c 2013 Kathy Barthel

Being a brat has nothing to do with your age

I had some interesting feedback today from a woman who said she didn’t associate the idea of being a brat with older women. She wondered if that was a cultural thing and I think she’s right.

I have bratty friends and I have been called a brat but it has nothing to do with where we stand on any age continuum; we are all different ages. It is because of our mindset.

We have an attitude, a bratty spirit that pushes against anything false, that stirs things up to make them better and that looks with skepticism on the idea that we should accept the status quo just because it’s the status quo.

Not associating being a brat with being an older woman harkens back to the idea that being a brat is something only kids do and that it’s a bad thing because it’s about “misbehaving”.

Grama K with bow on her head

Sure kids misbehave but remember how adept they also are at recognizing dishonesty in adults? They have a built-in bullshit detector and it can get them into trouble when they “misbehave” and call out grown-ups who are trying to get away with something.

That’s the kind of brattiness I’m talking about and it’s ageless.

It has to do with being true to yourself, to what is right, even when it’s not popular. It has to do with breaking the rules, when your heart or your common sense know they need to be broken.

My well-brought up grandmother flirted outrageously with her much younger male doctor when she was in a retirement home. There was no one else around; her 80 and 90-something boyfriends always seemed to die as soon as she got their framed photos on the dresser.

My status quo mom was aghast! She thought this behaviour was “inappropriate” and that my grandmother should know better.  I of course, was cheering her on.

Nothing was going to happen; my grandmother was too sharp not to know that. She was bending the rules—and being a brat—to feel alive.

c 2013 Kathy Barthel

Why Bratty Kathy?

Friends told me I shouldn’t do it; I shouldn’t call the blog Bratty Kathy.

Chatty Kathy they understood, but Bratty Kathy? They worried that people might think it was all about sex.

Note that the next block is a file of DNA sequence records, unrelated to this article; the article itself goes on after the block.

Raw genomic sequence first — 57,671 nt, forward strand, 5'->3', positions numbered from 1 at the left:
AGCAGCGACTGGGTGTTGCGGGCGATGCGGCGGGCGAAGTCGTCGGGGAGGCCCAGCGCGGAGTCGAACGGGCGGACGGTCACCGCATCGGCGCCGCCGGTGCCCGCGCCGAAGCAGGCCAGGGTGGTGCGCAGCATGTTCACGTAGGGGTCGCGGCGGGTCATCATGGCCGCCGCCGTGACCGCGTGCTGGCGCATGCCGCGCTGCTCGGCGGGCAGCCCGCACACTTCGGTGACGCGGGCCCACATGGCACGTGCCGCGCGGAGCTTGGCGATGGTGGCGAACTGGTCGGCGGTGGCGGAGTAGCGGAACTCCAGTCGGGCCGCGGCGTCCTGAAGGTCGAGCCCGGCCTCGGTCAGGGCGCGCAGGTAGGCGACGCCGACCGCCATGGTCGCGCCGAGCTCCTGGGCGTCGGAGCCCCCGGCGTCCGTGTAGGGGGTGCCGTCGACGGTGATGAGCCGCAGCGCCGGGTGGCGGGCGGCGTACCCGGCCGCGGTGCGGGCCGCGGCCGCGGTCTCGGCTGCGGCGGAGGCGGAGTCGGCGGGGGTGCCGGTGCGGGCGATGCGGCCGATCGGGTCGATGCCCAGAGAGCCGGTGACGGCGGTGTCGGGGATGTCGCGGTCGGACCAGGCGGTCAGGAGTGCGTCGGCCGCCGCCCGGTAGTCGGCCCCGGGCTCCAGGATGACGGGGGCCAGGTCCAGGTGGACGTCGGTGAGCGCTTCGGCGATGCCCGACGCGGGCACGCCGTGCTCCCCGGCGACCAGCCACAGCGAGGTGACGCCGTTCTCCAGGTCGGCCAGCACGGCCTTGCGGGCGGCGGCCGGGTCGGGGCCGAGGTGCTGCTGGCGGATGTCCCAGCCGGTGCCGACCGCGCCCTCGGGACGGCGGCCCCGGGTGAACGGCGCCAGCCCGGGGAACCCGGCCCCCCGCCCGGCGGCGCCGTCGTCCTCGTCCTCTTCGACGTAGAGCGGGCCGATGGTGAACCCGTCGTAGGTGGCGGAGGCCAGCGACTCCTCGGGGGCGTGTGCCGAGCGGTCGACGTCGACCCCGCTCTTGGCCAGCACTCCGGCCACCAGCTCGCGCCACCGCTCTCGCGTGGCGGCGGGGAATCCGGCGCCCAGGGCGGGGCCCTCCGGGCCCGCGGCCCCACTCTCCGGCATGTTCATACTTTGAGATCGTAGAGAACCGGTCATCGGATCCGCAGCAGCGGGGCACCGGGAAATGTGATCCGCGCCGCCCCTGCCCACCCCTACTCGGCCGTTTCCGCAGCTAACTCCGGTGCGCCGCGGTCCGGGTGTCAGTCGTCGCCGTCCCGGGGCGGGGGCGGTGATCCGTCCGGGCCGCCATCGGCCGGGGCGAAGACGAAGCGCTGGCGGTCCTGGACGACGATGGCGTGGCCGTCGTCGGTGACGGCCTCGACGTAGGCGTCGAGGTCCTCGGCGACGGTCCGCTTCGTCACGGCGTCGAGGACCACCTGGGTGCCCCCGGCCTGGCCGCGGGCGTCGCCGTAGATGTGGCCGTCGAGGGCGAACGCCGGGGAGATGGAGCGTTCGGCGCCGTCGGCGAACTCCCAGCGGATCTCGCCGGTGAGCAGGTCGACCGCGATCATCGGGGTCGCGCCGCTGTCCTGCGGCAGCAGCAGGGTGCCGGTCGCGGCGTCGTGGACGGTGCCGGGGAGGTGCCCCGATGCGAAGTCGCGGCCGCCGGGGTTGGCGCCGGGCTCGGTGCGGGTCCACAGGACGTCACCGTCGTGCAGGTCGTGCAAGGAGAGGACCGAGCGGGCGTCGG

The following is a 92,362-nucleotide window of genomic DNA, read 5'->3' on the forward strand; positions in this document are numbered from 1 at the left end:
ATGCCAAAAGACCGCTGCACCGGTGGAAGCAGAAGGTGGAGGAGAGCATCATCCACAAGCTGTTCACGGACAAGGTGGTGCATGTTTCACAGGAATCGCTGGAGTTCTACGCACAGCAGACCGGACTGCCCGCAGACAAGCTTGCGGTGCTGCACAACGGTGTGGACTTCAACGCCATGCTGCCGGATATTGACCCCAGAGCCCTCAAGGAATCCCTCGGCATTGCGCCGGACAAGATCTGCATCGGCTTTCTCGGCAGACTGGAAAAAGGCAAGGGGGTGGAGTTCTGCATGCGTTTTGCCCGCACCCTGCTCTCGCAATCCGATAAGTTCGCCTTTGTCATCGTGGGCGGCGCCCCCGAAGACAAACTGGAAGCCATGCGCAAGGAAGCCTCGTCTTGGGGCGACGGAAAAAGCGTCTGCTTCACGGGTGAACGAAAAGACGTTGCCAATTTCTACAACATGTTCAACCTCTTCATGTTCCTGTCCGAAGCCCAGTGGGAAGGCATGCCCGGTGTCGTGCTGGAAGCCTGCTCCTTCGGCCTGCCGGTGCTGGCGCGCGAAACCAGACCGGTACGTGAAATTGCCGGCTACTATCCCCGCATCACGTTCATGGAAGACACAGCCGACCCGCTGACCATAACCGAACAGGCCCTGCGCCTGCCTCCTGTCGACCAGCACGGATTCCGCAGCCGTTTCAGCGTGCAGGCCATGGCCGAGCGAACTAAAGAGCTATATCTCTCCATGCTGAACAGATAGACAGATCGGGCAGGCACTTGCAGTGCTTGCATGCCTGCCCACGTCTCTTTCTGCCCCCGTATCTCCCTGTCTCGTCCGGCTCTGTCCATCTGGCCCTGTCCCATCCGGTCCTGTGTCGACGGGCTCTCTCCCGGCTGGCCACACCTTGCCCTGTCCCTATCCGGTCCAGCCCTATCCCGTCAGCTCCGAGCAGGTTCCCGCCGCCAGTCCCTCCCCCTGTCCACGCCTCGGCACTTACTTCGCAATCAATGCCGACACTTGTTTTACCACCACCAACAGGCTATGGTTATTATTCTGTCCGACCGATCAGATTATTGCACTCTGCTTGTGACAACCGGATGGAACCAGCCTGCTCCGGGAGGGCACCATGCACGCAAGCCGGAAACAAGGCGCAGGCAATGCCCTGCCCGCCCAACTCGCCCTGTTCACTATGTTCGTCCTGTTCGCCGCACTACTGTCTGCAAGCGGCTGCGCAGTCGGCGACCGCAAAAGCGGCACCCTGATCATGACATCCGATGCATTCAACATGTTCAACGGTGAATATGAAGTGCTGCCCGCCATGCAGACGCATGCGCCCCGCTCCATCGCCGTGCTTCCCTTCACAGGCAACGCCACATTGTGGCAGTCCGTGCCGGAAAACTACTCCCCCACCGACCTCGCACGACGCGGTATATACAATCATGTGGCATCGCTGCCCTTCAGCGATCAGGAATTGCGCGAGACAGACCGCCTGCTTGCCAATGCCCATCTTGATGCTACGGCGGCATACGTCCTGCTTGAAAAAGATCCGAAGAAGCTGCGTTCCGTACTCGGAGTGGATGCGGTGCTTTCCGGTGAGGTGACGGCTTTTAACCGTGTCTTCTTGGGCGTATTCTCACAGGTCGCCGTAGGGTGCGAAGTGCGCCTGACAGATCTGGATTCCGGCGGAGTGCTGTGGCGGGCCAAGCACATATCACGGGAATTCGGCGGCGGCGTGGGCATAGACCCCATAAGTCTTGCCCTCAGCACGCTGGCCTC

They worried that what I would say might be misinterpreted. Marketers thought that well-mannered women wouldn’t consider themselves brats and might not embrace the blog.

Kathy on stone ledge piece of grass in mouth 698 px W x 498 px H

Giving brats a bad name

Those things never occurred to me but it turns out that the word brat does have a negative connotation. Even my beloved Oxford English Dictionary describes it this way:

Brat= (n) derogatory a child, esp. an ill-behaved one (origin unknown)

When I google images of “bratty women,” I find idiotic pictures of women sticking out their tongues. I had no idea there were so many art directors and photographers with such a singular lack of imagination.

My definition of a brat

“brat” = (n) someone who goes against the grain, stirs things up to make people think, to make a difference, witty, clever, surprising, a maverick, sexy, fearless, optimistic, aware, ageless, alive.

I know quite a few women who fit that description and who would probably like to get their pictures taken.

Owning it

Bratty Kathy is about them and about everyone who has ever fallen in love, thought they looked fat, worried about money, felt old or lonely or had an awesome love life. SPOILER ALERT: there will be sex.

Bratty Kathy is about getting out of your own way so you can live the life you want in the wild and unpredictable 21st century.

It’s about being comfortable in your own skin and owning who you are, all of it, including your flaws. Especially your flaws. It’s about grabbing your life by the throat and living it. It’s about not being suffocated by the “accepted wisdom” that tells you what you’re supposed to do, or what you’re supposed to think, or what you’re supposed to feel, just because of your age. And if some of those limiting beliefs are in your own head, ditch them.

Kathy jean jacket 398 px x 398 px

Here’s a little chart to show you what I mean:

Old Ageless
Out-of-touch Aware and engaged
Sexy?  Are you kidding me? Sexy and…H O T
Humourless Funny and witty
Status quo Rebellious
Stuck-in-your-ways Flexible and adaptable
Dull Kick-ass

In other words, a brat.

Bring it on

When I read those words in the right-hand column, I think about my grandmother when she was 83. My wedding photos were being taken in the park and she was sitting on the grass, feet straight out in front of her, snapping pictures. All of those words fit her, including sexy—just ask her boyfriends.  My grandmother was a well-mannered, well-brought up woman and most definitely a brat. It is to her (and to my mother who is not a brat) that I dedicate Bratty Kathy.

If the OED says a brat is “ill-behaved,” bring it on.

P.S. A friend of mine told me about hanging out with his 20-something kids and sharing their experience of being young and full of promise. His bittersweet story has stayed with me, along with the idea that it can be hard to feel hope and promise when you’ve been beaten down a few times. But that’s exactly why Bratty Kathy exists—to recognize that none of us is full of bratty bravado every day and that to put your whole heart into something, to push your spirit, talent and voice out into the world, is risky.

Bratty Kathy will always be powered by a tender heart because to shine like a brilliant, flawed sun takes guts and sometimes you are regrouping after a failed attempt. Sometimes you live in the shadow of the sun.

Bratty Kathy is about all those bumps in the road that you never saw coming and the idea that to make it work, you may just have to bend the rules on occasion.  That’s often where the fun is.  Just saying so makes me feel bratty again…

c 2013 Kathy Barthel